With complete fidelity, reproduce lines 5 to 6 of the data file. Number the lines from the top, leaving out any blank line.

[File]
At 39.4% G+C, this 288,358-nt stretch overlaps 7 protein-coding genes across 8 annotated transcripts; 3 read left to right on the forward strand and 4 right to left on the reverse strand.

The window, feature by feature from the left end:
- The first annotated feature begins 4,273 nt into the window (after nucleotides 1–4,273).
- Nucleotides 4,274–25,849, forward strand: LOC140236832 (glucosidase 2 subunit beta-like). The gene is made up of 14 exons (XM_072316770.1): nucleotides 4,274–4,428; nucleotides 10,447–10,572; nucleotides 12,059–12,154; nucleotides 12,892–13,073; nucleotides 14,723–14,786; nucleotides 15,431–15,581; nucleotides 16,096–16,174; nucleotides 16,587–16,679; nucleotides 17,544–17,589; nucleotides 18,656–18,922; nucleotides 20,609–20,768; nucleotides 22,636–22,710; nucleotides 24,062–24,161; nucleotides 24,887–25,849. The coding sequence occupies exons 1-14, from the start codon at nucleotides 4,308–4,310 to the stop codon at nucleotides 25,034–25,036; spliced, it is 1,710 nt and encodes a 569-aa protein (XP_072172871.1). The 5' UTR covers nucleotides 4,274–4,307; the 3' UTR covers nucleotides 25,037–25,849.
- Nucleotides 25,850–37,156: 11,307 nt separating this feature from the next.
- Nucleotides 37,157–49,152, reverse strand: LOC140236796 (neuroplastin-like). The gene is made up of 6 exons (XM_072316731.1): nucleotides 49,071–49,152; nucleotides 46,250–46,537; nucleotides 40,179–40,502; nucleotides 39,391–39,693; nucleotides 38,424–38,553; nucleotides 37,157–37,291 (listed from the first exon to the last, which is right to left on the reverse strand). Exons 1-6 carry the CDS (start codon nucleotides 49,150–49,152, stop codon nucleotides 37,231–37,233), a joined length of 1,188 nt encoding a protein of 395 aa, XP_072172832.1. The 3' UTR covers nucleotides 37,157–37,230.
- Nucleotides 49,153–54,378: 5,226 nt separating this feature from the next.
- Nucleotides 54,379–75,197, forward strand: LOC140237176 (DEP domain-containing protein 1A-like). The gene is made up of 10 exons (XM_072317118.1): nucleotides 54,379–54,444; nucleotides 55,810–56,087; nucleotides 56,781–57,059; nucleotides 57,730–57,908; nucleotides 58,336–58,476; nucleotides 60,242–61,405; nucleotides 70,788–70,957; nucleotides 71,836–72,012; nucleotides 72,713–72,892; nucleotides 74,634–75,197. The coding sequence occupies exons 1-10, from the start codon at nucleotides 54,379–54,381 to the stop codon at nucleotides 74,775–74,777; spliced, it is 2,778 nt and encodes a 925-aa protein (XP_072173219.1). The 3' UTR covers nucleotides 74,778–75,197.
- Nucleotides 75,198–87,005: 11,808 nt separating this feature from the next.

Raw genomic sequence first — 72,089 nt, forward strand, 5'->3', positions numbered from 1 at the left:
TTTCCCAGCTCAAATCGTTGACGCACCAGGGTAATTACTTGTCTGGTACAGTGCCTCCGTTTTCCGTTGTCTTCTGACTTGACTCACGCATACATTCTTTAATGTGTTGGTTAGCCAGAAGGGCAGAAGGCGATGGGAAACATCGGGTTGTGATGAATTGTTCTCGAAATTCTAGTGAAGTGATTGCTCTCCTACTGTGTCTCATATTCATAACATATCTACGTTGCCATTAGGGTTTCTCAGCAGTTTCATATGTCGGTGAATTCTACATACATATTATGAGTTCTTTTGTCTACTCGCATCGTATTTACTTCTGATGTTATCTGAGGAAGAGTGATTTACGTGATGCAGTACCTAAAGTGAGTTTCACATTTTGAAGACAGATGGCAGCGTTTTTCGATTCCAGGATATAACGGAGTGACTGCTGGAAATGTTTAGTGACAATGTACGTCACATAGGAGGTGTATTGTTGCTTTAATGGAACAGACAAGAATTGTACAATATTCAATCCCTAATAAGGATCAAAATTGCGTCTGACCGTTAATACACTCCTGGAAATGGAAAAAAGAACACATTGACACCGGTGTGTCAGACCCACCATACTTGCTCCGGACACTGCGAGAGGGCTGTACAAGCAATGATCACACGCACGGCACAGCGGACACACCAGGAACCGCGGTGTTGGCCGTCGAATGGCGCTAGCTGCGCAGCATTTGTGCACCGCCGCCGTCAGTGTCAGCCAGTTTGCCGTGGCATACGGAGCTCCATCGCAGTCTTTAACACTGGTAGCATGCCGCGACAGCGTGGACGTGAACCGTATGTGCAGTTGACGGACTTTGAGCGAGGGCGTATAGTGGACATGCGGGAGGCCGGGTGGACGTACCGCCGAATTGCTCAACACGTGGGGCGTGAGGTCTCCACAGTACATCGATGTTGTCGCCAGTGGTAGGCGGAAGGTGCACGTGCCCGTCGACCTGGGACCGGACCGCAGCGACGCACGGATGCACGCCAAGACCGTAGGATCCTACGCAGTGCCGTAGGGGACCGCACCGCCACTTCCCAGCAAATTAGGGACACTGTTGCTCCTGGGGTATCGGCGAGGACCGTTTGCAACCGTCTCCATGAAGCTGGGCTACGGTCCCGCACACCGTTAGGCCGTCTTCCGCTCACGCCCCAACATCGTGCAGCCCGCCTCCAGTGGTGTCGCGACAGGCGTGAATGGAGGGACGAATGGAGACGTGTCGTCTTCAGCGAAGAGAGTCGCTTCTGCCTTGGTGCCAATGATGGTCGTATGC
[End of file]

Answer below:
- Nucleotides 25,850–37,156: 11,307 nt separating this feature from the next.
- Nucleotides 37,157–49,152, reverse strand: LOC140236796 (neuroplastin-like). The gene is made up of 6 exons (XM_072316731.1): nucleotides 49,071–49,152; nucleotides 46,250–46,537; nucleotides 40,179–40,502; nucleotides 39,391–39,693; nucleotides 38,424–38,553; nucleotides 37,157–37,291 (listed from the first exon to the last, which is right to left on the reverse strand). Exons 1-6 carry the CDS (start codon nucleotides 49,150–49,152, stop codon nucleotides 37,231–37,233), a joined length of 1,188 nt encoding a protein of 395 aa, XP_072172832.1. The 3' UTR covers nucleotides 37,157–37,230.